*A Nutrition Game Changer (NGC) is a food or habit that has made a big impact on the nutritional health of clients I’ve worked with. And, in my life too. Some may call these nutrition hacks. But I'm not a fan of that phrase. I share one NGC each month.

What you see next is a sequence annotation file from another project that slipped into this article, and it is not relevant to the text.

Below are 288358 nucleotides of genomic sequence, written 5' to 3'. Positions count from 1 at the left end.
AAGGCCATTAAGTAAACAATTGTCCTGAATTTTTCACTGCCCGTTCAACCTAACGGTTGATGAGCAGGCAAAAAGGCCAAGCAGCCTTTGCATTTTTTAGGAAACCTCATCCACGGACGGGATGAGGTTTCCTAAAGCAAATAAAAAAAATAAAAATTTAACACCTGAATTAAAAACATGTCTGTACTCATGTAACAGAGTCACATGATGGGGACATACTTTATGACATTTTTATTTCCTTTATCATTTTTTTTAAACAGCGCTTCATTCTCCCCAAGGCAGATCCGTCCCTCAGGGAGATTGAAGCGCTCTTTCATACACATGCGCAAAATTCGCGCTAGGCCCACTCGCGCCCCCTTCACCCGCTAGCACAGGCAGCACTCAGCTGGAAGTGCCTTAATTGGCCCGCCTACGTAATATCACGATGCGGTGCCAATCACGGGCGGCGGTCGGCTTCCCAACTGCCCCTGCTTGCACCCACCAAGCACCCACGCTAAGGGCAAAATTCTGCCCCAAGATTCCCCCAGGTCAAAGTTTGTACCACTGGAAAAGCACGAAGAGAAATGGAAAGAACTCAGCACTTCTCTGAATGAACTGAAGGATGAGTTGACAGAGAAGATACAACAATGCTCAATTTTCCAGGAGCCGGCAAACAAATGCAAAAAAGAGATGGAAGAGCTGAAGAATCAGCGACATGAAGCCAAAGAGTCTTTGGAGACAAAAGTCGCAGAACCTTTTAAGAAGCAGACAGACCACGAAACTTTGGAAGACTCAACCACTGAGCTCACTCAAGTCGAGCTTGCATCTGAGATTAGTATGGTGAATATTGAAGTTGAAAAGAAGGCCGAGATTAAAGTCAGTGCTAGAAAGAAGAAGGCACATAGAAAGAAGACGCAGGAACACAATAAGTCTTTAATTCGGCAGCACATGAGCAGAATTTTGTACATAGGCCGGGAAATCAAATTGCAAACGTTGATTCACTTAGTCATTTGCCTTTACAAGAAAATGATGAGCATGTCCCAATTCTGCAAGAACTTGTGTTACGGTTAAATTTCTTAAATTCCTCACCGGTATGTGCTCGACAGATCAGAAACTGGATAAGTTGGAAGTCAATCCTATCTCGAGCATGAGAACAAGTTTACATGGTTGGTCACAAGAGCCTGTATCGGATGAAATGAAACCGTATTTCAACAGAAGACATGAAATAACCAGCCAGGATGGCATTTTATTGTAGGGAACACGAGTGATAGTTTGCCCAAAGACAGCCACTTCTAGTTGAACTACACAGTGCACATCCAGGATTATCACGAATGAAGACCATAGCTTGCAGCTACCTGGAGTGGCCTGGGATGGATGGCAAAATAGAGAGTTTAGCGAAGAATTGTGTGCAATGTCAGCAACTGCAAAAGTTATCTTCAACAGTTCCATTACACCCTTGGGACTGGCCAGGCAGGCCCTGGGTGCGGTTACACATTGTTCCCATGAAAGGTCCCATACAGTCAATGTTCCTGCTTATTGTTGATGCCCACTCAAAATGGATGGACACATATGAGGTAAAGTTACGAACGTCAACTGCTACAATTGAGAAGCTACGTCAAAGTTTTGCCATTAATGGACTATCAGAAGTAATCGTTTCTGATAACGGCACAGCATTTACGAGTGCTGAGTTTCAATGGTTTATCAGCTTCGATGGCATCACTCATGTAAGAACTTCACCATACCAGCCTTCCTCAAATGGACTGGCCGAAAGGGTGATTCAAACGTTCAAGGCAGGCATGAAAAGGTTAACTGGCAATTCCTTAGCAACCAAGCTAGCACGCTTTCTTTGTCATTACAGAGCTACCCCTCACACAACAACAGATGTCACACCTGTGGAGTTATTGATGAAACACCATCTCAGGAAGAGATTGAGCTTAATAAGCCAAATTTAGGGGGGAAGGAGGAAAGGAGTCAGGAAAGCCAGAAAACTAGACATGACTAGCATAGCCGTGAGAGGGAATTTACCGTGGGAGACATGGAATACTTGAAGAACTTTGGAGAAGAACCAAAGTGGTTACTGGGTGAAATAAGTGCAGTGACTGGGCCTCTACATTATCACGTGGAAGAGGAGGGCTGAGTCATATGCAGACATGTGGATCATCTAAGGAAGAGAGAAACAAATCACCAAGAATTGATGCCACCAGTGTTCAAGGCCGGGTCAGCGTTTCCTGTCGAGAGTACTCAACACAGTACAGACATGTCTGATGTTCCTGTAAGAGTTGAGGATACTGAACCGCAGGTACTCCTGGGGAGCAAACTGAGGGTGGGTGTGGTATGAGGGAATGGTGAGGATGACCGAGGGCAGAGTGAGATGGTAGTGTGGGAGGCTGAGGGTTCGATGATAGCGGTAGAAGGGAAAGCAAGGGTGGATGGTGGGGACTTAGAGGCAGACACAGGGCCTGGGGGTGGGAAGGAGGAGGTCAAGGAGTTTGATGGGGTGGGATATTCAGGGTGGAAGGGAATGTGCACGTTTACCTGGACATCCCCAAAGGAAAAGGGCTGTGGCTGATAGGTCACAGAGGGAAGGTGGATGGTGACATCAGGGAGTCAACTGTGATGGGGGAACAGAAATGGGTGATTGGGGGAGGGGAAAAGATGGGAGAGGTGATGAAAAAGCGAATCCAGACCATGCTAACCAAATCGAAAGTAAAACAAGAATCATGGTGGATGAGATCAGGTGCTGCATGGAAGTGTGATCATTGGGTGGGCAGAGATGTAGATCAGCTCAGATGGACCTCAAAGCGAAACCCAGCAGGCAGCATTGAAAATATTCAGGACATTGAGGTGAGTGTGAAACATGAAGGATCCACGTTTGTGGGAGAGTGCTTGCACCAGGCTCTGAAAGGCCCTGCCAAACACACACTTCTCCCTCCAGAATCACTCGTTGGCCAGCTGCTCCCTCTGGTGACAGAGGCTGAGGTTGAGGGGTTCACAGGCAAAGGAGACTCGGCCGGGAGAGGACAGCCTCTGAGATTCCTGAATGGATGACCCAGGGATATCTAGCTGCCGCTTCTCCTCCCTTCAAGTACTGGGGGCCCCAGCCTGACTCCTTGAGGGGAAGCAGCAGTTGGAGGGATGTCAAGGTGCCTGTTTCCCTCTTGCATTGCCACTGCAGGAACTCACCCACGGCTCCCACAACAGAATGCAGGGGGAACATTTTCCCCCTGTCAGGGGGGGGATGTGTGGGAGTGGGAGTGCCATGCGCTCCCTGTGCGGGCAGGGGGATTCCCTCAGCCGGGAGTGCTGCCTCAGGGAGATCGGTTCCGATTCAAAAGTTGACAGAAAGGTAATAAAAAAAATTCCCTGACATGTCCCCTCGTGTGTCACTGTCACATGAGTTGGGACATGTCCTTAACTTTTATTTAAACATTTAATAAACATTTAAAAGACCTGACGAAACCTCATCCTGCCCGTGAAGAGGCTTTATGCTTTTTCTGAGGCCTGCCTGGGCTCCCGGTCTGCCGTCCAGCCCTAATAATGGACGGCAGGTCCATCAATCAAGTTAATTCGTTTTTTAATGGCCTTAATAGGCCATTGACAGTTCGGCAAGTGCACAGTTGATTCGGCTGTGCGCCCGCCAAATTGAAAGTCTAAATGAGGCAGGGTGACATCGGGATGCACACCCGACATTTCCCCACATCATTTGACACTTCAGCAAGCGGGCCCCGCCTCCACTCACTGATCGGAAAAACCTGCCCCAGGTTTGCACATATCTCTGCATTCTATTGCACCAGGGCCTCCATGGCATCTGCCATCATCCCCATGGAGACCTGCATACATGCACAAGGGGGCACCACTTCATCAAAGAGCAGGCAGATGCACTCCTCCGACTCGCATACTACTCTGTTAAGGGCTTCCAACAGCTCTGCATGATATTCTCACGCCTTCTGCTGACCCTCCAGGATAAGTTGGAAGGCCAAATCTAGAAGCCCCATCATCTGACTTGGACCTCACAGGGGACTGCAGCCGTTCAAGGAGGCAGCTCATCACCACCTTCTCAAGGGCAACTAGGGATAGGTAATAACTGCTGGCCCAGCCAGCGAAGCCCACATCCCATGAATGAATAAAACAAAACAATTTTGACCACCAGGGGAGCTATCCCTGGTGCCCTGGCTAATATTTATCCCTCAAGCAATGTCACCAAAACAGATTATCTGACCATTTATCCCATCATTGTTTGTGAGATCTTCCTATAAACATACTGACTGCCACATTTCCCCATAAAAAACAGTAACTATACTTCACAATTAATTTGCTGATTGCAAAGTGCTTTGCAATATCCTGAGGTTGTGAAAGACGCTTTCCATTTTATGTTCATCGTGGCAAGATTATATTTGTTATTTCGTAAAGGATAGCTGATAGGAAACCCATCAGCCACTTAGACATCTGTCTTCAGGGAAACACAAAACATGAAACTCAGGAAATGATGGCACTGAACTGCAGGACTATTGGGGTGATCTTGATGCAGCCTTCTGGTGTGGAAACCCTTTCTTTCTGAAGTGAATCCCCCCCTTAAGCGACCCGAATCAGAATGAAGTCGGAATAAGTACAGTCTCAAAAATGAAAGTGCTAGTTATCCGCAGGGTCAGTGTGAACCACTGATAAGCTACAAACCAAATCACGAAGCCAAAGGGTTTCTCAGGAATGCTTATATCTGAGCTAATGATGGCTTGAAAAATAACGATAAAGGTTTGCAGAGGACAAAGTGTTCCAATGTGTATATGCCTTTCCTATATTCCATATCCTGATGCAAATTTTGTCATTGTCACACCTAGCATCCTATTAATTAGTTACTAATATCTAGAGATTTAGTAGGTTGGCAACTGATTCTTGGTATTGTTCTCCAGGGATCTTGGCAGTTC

This is a powerful technique that I’ve used for a long time with clients who want to gain control of their cravings. I use it in my own life too. I learned about it so long ago that I can’t remember where I heard/ read it. I may have even changed the story in my memory over time, so apologies in advance if you’re a health professional who knows of the exact case and recognizes that I’ve inadvertently taken liberties with the story. Regardless of whether or not I’ve remembered the exact details, it’s such a powerful technique that I feel compelled to share it with you. So what’s this story? A woman couldn’t control herself around ice cream. Over her lifetime she would go for periods where she was “good” and didn’t eat any. She also had periods where she would devour whole tubs of ice cream, barely taking a breath between bites. She hated feeling so out of control with ice cream. She also wanted to lose the extra weight that she was carrying (that the ice cream was contributing to). You may be guessing that she was told never to eat ice cream again. Quite the contrary! The astonishing recommendation that she received was to enjoy a small amount of ice cream every day. You know what? It worked! She no longer felt out of control with ice cream. If she started to feel panicky and out-of-control with ice cream, she could reassure herself that she will be able to enjoy some more ice cream tomorrow. Knowing that she could eat it every day removed her drive to eat as much as possible at a sitting. There was no more panic about scarcity. And, she successfully lots weight.